An Epistemology of the Event for the Digital Media: From Lewis Carroll to Elsagate

An Epistemology of the Event for the Digital Media: From Lewis Carroll to Elsagate

Juan J. Vargas-Iglesias (University of Seville, Spain)
DOI: 10.4018/978-1-7998-3119-8.ch009

Abstract

Since the end of the twentieth century, game studies have concentrated on epistemological positions seemingly unable to make significant distinctions between traditional games and video games. This approach has hindered the development of a post-modern ontology for decades, in a medium—video games—that is decidedly postmodern. This chapter proposes going beyond the mechanistic notion of considering observable reality as a combination of a determined state of things, which is a prevalent feature in today's game studies. To achieve this, the author argues from the Deleuzian notion of the “event.” When referring to the concept of the “ideal game,” as proposed by Deleuze, is intended to enunciate an epistemology that describes the implicit potentialities of digital media in general. The application of the epistemology would comprise memetic and viral statements, generative aesthetics and the forms of video games themselves.
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Ontological Problems

For some time, the winds of change have been felt regarding the comprehension of that which is specifically digital. This has particular meaning with regard to video games, considering that, since the game studies revolution arrived in 1999 with the journal Game Studies, in response to the current’s cornerstone represented by the book Cybertext: Perspectives on Ergodic Literature (1997) by Espen J. Aarseth, it could be argued that the ontological question has tended to be resolved in excessively reductive, if not reductionist, terms: video games are games, and as such they are systems based on formal sets of rules and mechanics. According to game studies, any approach in any field, whether in decision theory, discourse analysis or in cultural or gender studies, should be able to be reduced to this fundamental basis.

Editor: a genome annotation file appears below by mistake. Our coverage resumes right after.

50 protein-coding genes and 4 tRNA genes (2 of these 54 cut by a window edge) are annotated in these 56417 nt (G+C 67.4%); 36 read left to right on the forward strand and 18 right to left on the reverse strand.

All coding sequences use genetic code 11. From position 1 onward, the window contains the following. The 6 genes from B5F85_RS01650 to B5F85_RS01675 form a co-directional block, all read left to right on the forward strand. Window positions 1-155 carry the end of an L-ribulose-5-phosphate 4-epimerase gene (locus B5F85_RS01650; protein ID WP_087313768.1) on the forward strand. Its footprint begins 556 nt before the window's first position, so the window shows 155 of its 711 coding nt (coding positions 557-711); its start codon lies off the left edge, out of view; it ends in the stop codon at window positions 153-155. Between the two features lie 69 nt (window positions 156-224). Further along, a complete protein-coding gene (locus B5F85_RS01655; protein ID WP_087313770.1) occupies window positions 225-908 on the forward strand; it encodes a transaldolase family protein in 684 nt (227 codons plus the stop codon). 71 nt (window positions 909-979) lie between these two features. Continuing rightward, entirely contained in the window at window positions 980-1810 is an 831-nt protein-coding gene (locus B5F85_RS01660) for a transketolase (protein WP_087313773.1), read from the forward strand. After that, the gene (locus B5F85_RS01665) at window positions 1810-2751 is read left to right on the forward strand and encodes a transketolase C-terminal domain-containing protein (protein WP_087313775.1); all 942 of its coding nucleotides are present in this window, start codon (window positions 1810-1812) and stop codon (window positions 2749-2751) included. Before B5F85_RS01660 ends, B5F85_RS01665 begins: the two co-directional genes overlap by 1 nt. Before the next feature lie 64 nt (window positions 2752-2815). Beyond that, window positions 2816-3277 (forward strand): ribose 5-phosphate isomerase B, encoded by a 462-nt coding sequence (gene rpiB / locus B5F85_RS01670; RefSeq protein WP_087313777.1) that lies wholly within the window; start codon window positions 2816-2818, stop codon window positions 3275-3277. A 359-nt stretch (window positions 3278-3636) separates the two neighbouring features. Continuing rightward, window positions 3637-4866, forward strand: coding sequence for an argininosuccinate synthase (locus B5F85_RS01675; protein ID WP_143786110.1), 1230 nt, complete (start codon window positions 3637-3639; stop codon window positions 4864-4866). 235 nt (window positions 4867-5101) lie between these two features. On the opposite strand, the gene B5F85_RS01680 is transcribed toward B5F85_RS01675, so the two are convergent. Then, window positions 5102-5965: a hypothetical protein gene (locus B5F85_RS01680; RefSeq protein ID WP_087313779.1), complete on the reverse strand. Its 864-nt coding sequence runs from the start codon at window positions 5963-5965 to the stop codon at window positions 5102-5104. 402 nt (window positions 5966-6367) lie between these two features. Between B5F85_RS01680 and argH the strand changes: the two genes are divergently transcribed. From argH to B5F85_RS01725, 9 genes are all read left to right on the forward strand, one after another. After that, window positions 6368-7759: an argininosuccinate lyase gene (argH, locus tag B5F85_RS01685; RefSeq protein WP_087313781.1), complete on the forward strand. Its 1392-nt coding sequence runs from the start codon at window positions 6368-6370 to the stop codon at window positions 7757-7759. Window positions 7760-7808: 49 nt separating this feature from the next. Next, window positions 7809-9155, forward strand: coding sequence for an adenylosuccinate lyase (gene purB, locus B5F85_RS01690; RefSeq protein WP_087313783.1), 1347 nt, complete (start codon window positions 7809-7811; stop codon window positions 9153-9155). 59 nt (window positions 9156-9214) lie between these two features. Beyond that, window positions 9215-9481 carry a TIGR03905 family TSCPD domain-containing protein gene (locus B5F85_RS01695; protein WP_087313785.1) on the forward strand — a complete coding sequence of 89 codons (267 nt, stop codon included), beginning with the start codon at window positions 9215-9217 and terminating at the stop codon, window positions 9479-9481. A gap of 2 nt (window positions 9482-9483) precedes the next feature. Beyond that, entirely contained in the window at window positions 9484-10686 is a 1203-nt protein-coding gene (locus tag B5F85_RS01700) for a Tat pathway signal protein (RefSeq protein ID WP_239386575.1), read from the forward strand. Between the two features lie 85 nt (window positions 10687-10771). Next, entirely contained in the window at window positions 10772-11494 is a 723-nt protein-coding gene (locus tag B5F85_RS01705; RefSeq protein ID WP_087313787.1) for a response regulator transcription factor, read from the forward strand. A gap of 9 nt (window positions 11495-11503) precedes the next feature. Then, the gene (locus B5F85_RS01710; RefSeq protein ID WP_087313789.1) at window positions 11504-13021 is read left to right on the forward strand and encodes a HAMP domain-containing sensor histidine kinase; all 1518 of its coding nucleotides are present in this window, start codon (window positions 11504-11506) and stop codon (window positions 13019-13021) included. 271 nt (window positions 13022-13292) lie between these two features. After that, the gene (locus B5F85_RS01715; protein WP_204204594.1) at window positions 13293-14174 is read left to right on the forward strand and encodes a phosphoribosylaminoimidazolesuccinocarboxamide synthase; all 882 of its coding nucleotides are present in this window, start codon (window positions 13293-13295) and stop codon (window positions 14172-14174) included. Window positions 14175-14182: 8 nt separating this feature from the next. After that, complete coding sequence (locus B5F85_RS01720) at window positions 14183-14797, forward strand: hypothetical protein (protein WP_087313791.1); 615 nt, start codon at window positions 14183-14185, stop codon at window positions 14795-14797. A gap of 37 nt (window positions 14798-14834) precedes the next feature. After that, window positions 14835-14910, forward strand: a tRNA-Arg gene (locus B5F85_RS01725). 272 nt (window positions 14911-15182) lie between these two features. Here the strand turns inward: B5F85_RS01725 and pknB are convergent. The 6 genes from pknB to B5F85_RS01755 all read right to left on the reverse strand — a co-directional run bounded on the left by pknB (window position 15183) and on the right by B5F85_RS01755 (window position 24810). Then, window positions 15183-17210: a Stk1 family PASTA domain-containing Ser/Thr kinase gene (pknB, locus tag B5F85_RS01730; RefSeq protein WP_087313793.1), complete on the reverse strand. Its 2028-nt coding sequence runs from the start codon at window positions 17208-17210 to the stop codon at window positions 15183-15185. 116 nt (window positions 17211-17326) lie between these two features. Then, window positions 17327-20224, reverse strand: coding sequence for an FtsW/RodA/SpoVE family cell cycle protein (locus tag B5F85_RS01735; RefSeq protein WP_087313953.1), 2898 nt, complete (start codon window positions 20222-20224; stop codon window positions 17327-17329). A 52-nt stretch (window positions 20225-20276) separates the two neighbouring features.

Key Terms in this Chapter

Emergency: Theoretical concept of systems that refers to the capacity of a system to perform in a manner not anticipated in its rules.

Incorporeal: Stoic philosophical concept that refers to the consequence of, or on, an object, as something opposed to its properties.

Ideal game: Philosophical concept from transcendental empiricism that refers to a game form of conceptually inverting the arrangements common to conventional games.

Game Studies: Group of academic studies that consider the issue of the video game from ontological, methodological or field theories perspectives.

Post-structuralism: Philosophical reaction, the origins of which are usually dated to 1966, to the methodological ambitions of structuralism, and which aims to confront the latter with the contradictions of its idealist inheritance.

Event: Philosophical concept from transcendental empiricism that refers to the modulation of series in progress and constantly altering.

Transcendental empiricism: Philosophy introduced by Gilles Deleuze which focuses on the conditions of the experience and considers the possibility of formalising a logic prior to the subject.

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